Genesis 45: 4-8; 50: 15-21
Let me first say, I’m going to get to the story, I promise, but this duesy of a tale requires some set-up. You may know something about Joseph’s story if you’ve ever seen a performance of “Joseph and the Amazing Technicolor Dream Coat.” It’s a play that captures well the dramatic nature of Joseph’s life- it pulls together details of an extremely long biblical narrative in a way that's vibrant and colorful.
I happen to have my own “coat of many colors here.” A friend of mine made this stole for me because he learned it was my favorite bible story! I’ll try to point out his artistic expression of these different scenes as we go along.
Joseph’s story begins in Genesis chapter 37 and doesn’t come to resolution until the end of Genesis- 15 chapters later! I've decided to be kind today and give you the cliff notes version. One of the first things we learn about Joseph is that he’s the favorite son, and he knows it. (do you have a sibling who’s a favorite? I sure do, right Alison?)
Joseph gets his daddy Jacob's preferential treatment, and his brothers hate him for it. So much so, that they take his special coat from daddy, throw him in a pit, and leave him for dead. They deviously go back and tell dad he was killed by an animal- "here's the blood to prove it!"
That's a pretty good plot, right?- but it gets even crazier. In a sudden turn of events, Joseph is pulled out of the pit, and sold to an Egyptian guy named Potiphar, who works for Pharaoh....Joseph becomes a slave, gets thrown into prison (for something he didn’t do), and is left to rot in an underground cell for years. Joseph’s life is looking pretty terrible, until one day Pharaoh has a dream.
Now dream interpretation is a fairly respectable thing in these days, and word gets to Pharaoh that there’s a guy in the dungeon who knows about dreams. So Pharaoh uses Joseph to interpret the dream, and in the blink of an eye- his world is turned upside down. From prison to pleasing the king.
Okay, this is important though-in between being betrayed by his brothers and being elevated to Pharoah's right-hand man, Joseph spends 13 years enslaved or imprisoned. 13! Remember this when we get to the text for today. So back to the dream.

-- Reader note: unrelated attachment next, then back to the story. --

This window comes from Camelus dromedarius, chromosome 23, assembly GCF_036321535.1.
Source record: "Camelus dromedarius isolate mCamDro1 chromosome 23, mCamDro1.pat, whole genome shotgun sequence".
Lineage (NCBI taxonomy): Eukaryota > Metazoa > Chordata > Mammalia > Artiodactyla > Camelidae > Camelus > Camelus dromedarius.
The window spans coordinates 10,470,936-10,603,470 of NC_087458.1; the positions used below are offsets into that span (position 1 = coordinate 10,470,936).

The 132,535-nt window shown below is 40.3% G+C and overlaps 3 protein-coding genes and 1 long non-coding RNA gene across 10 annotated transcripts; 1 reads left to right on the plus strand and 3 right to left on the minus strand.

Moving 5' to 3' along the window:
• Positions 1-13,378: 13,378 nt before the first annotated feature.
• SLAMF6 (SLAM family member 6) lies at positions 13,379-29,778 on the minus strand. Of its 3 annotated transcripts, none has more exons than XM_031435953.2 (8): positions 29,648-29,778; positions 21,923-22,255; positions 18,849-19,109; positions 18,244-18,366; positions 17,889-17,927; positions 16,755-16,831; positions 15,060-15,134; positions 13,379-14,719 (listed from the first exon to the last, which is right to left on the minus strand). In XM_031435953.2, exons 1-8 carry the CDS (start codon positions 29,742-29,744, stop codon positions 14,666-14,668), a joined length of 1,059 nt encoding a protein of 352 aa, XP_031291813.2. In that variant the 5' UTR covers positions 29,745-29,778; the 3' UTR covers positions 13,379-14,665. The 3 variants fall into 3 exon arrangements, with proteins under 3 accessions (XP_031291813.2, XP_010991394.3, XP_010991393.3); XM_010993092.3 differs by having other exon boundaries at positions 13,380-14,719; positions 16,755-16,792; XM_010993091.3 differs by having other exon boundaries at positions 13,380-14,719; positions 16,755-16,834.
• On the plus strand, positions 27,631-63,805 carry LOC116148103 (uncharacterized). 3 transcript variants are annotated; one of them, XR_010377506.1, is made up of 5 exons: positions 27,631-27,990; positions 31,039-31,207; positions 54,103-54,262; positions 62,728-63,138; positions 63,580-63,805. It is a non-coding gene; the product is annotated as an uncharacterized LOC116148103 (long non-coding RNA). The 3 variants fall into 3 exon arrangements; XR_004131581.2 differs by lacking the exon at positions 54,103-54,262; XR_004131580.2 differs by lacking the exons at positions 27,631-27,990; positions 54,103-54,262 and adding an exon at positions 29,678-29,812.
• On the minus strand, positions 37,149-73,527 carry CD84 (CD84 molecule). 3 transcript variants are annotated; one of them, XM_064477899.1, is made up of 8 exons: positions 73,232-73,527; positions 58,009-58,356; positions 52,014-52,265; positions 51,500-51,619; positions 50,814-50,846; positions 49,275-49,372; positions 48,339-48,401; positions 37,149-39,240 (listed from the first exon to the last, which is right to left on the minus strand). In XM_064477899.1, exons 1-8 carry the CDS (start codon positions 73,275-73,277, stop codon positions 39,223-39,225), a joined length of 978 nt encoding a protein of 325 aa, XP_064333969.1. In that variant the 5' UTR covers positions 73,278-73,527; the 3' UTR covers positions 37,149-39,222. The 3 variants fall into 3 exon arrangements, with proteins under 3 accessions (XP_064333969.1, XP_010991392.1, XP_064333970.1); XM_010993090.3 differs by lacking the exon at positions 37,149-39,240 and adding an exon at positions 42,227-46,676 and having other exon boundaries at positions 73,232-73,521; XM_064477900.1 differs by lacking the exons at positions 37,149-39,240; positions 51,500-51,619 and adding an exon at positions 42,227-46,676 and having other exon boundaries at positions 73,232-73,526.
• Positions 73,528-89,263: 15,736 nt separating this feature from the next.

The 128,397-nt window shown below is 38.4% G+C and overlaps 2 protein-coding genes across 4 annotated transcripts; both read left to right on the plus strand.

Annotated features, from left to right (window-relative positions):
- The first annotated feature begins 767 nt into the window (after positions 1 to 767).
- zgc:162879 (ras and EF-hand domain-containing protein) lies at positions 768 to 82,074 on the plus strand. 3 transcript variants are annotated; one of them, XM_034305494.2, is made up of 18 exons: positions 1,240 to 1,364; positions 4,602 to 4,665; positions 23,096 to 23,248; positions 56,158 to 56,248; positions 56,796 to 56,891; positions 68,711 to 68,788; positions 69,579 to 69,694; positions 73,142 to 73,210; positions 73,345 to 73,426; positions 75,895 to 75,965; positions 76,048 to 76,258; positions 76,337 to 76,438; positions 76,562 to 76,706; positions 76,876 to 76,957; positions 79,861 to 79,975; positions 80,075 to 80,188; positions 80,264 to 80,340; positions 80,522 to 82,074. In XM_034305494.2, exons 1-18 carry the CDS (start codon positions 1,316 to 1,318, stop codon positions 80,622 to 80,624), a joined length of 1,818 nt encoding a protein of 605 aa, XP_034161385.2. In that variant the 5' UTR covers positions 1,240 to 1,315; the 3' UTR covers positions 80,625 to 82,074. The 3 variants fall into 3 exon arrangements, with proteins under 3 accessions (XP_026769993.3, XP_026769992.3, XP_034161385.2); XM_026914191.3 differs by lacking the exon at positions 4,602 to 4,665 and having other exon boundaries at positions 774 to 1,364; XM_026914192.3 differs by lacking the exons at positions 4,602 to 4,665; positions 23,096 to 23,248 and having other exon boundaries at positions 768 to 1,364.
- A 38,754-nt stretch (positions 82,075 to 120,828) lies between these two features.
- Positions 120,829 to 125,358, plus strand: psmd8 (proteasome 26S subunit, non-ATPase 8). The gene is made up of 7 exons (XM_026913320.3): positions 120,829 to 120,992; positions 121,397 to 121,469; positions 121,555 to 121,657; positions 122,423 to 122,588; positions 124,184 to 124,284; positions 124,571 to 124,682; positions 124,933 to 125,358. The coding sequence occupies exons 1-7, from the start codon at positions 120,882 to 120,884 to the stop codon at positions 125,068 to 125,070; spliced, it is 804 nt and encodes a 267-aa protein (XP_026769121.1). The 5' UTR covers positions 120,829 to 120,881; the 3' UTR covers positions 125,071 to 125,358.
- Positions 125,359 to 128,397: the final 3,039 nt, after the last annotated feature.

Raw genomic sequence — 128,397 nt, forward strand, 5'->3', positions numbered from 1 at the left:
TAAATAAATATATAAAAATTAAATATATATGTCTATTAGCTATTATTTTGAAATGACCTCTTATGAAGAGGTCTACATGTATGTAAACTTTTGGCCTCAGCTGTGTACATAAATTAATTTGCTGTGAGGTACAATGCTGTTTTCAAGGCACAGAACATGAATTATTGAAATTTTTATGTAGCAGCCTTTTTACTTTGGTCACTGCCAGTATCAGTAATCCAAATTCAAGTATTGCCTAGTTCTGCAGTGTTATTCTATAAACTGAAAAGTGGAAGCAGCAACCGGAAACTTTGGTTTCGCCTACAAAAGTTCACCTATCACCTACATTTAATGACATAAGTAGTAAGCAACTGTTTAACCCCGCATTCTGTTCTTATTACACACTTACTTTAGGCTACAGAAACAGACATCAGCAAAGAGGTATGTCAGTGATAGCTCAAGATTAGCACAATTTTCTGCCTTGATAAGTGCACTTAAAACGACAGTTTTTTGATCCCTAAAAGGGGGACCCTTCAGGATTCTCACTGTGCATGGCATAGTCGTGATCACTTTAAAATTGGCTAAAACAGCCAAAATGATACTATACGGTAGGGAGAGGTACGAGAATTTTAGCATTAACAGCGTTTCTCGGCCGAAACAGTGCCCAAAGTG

Joseph interprets Pharoah's dream to mean that Egypt and all the surrounding lands will experience 7 years of prosperity, and 7 years of famine. So Pharaoh’s favorite new guy Joseph is put in charge of ALL the grain. He's a saavy businessman, turns out, and after 7 years of plenty, Joseph makes sure that Egypt’s kingdom is overflowing with food.
Two years into the famine, word of Egypt's surplus spreads back to Joseph's homeland, Canaan, and Joseph’s brothers (yes, the ones who threw him in a pit) travel to Egypt because everyone needs the one thing Joseph has in plenty…food. By this point, Joseph (who was only 17 when his brothers left him for dead), is nearly 40 years old, so when the brothers come for grain, they don’t recognize him. And because of how difficult their relationship had been in the past, Joseph performs a series of odd tests that his brothers oblige, because they'll do anything for food. Finally, it comes time for Joseph to reveal himself to his brothers- and in an emotionally charged scene, here's where we enter the story…
Genesis 45: 4-8 Then Joseph said to his brothers, “Come close to me.” When they had done so, he said, “I am your brother Joseph, the one you sold into Egypt! And now, do not be distressed and do not be angry with yourselves for selling me here, because it was to save lives that God sent me ahead of you. For two years now there has been famine in the land, and for the next five years there will be no plowing and reaping. But God sent me ahead of you to preserve for you a remnant on earth and to save your lives by a great deliverance. “So then, it was not you who sent me here, but God. He made me father to Pharaoh, lord of his entire household and ruler of all Egypt.